Vehicles that run on diesel fuel, ethanol, natural gas, even hydrogen, are coming to market.
Don't expect gasoline vehicles to go away — gas will continue to be the dominant fuel well into the future.
But as consumers and manufacturers grapple with the economic, psychological and political impact of $4 per gallon gas and the fear that $5 per gallon gas may not be too far away, alternatives are becoming more viable.
Here's an update of what's out there and what's coming in the next 18 months.
Anyone who has traveled outside the United States can't help but notice that a lot of the rest of the world runs on diesel fuel, thanks to tax breaks and less resistance to the idea of diesel power.
Now, diesels — primarily used in trucks in the United States — are trickling into the U.S. car market. The first diesels are arriving from Volkswagen and Mercedes-Benz, but Saturn, Ford, Chrysler and Honda have diesel versions of their sedans in the pipeline.
These new diesels are much cleaner — many can even pass California's more stringent emission standards — quieter and more powerful than diesels of old.
The advantages of a diesel car are several. The fuel mileage is greater than a similarly sized gasoline engine, thanks to the diesel's low rpm range and how it fires each cylinder using extreme compression rather than a conventional spark plug. Also, a diesel engine lasts much longer without an overhaul than a gasoline engine.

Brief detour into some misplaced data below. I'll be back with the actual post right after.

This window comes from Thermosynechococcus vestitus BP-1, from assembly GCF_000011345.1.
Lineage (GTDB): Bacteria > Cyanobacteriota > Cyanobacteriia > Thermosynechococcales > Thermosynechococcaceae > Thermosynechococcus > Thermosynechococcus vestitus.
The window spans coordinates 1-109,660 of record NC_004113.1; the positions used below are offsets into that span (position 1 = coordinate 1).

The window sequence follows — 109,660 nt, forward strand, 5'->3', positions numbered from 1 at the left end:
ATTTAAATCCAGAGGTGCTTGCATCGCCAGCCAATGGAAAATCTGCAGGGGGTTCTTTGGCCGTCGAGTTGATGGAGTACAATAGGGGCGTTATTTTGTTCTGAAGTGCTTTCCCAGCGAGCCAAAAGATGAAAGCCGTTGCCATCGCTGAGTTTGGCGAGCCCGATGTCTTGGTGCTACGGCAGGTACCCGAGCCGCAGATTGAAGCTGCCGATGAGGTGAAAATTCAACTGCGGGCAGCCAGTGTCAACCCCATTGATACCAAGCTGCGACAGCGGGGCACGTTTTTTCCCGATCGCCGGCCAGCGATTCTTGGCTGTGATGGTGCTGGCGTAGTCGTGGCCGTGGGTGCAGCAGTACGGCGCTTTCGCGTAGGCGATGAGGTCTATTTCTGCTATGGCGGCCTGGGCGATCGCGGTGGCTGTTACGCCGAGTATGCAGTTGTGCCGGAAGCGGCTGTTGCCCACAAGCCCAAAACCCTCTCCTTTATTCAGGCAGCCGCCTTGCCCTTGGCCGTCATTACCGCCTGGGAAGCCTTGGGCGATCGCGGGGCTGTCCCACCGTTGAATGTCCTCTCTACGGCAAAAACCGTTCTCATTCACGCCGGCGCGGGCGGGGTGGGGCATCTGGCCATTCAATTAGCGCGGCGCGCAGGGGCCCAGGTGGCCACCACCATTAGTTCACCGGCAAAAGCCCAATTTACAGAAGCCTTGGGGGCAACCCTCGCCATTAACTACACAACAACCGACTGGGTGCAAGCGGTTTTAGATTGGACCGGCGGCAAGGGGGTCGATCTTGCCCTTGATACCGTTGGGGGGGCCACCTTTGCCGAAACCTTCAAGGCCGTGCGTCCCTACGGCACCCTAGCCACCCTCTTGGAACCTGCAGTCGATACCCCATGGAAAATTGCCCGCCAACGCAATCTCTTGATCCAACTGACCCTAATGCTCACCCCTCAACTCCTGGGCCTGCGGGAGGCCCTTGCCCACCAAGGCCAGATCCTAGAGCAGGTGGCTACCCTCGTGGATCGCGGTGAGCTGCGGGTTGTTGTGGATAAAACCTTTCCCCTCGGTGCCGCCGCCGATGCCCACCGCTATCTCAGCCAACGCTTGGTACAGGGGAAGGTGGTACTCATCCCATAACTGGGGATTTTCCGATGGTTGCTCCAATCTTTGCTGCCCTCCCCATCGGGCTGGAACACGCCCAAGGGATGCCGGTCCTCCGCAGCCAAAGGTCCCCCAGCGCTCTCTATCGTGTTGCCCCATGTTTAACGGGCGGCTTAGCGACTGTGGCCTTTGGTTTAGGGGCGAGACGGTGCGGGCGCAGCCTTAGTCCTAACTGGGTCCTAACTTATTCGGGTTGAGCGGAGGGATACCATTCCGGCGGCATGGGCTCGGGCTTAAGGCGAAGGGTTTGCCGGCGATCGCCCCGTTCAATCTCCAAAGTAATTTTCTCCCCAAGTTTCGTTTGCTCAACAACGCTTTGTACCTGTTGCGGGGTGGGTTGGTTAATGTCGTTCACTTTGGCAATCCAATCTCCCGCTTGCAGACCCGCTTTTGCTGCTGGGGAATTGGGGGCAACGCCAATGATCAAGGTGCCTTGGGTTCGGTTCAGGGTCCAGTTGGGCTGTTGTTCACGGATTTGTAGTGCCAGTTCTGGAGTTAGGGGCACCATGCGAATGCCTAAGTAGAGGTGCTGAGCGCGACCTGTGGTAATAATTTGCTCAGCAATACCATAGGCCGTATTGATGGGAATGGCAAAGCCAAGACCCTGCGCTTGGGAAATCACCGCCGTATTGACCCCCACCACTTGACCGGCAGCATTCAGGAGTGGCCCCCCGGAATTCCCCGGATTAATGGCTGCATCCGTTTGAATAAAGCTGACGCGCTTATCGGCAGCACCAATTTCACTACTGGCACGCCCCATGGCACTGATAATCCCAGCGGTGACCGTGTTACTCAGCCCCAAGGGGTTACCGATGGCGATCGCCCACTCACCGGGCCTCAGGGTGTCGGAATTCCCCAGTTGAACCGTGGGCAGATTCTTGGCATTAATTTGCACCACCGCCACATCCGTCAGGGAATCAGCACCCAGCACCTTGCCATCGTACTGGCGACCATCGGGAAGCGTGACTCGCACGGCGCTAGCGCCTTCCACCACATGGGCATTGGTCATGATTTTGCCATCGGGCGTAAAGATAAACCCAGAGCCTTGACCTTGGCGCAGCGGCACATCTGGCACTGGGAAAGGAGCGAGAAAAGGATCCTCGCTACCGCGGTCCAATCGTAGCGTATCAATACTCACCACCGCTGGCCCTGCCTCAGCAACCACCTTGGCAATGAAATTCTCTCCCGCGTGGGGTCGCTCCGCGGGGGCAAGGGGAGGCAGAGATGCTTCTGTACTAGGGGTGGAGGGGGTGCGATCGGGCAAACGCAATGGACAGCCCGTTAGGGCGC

The drawbacks are a higher price for a diesel-powered vehicle over the same vehicle with a gasoline engine — sometimes several thousand dollars higher — and the current price of diesel fuel, which in most parts of the country is much higher than a gallon of regular gasoline.
If states and the federal government should change the tax status of diesel fuel to perhaps mirror European policies, diesel cars could become far more popular than they were in the past.
The more rabid fans of gas-electric hybrids, such as the Toyota Prius, have long argued for modified versions that could be recharged at home or work, greatly cutting down on the use of the gasoline engine.
After resistance by Toyota and other manufacturers to home-modified hybrids — cases in which owners converted them to plug-ins — it now appears that factory plug-in hybrids are on their way to market, at least in limited numbers.
In the 1990s it seemed like all-electric vehicles were on the cusp of becoming widely available, but General Motors withdrew its limited edition two-seat EV1 all-electric coupes, saying they weren't economically viable for production. Other manufacturers shelved their electric vehicle plans, too.
Now, electric vehicles are on the verge of a comeback.
Tesla Motors, a California company, is selling a high-performance two-seat all-electric sports car that it says can go from zero to 60 mph in under four seconds and go more than 200 miles on a charge. The price is more than $100,000, however.
GM is making another stab at an electric vehicle, but with a twist.